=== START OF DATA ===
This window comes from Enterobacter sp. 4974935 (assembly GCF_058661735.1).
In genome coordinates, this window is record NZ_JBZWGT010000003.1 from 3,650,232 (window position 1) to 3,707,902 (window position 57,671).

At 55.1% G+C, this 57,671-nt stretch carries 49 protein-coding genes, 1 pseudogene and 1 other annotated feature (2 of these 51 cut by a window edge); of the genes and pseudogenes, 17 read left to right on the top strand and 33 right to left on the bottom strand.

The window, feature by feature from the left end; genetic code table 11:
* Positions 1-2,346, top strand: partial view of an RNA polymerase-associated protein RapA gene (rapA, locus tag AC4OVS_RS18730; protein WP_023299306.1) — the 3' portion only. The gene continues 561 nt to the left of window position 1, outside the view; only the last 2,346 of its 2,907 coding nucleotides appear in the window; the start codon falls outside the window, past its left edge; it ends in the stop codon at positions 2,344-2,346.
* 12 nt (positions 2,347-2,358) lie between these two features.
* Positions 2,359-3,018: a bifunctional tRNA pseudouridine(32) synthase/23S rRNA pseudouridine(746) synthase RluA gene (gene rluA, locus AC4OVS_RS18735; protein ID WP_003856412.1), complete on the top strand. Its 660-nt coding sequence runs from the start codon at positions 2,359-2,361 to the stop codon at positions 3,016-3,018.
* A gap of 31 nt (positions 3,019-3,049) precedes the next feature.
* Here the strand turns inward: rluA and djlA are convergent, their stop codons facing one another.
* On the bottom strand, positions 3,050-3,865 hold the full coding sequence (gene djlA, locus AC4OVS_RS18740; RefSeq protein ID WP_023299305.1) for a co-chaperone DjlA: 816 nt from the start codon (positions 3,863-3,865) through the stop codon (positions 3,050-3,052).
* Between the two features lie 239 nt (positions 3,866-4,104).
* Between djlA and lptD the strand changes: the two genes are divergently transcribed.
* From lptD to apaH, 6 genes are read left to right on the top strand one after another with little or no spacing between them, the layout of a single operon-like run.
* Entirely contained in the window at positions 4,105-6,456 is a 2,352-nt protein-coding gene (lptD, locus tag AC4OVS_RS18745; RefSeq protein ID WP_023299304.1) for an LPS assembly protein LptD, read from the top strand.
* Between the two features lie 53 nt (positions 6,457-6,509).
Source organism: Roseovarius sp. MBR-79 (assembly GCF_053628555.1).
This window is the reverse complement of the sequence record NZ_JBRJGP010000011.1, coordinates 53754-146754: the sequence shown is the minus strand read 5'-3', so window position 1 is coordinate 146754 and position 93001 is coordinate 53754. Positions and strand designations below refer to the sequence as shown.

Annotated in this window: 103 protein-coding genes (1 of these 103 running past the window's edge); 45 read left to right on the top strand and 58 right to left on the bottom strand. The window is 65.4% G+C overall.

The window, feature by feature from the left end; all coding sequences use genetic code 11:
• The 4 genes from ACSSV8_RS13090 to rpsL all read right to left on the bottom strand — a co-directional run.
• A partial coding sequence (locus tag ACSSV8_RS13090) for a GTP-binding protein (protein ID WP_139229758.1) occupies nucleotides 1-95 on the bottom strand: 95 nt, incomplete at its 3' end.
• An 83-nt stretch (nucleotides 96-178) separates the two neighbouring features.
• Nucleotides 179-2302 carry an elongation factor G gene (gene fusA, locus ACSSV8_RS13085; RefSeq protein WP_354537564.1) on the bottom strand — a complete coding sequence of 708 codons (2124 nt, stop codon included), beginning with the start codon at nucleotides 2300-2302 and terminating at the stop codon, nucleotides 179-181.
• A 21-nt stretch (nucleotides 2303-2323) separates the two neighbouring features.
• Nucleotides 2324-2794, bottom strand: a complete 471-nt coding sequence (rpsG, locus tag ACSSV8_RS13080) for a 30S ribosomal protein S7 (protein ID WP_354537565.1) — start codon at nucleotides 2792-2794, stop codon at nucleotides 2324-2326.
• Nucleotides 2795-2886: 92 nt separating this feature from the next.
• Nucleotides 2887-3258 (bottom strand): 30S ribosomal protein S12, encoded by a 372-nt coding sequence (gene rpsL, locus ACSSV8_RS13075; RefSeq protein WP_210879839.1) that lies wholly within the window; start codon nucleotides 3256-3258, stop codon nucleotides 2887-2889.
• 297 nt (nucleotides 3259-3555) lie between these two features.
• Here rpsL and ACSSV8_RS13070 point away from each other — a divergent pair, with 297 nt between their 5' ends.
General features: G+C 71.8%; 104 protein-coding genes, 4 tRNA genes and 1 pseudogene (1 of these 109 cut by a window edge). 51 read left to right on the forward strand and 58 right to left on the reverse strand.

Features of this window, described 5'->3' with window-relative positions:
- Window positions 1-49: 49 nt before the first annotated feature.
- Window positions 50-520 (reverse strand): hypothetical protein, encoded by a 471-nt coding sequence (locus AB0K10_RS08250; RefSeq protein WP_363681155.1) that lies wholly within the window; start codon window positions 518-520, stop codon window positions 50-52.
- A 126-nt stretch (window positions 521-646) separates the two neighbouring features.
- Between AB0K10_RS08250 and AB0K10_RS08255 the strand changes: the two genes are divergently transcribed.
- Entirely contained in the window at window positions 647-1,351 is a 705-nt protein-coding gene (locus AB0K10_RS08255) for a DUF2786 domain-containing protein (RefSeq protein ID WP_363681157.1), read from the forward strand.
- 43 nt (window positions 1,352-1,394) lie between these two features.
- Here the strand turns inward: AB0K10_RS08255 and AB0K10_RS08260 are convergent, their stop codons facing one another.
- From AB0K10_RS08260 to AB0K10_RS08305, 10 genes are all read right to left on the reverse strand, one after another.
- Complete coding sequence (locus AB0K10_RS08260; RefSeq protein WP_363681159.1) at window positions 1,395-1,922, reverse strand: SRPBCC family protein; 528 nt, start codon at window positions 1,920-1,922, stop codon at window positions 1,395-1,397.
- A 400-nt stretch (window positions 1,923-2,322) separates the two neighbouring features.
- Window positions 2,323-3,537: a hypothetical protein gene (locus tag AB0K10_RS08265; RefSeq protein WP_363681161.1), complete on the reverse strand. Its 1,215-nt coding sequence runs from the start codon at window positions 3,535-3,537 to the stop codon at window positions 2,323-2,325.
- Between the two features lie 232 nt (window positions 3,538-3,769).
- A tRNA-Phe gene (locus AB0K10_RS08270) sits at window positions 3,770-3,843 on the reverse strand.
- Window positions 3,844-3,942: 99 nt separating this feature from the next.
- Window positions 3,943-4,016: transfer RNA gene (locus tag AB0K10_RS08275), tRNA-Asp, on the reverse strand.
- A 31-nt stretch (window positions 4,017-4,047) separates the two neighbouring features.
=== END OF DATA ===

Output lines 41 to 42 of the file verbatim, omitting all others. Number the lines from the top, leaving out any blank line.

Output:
- A 400-nt stretch (window positions 1,923-2,322) separates the two neighbouring features.
- Window positions 2,323-3,537: a hypothetical protein gene (locus tag AB0K10_RS08265; RefSeq protein WP_363681161.1), complete on the reverse strand. Its 1,215-nt coding sequence runs from the start codon at window positions 3,535-3,537 to the stop codon at window positions 2,323-2,325.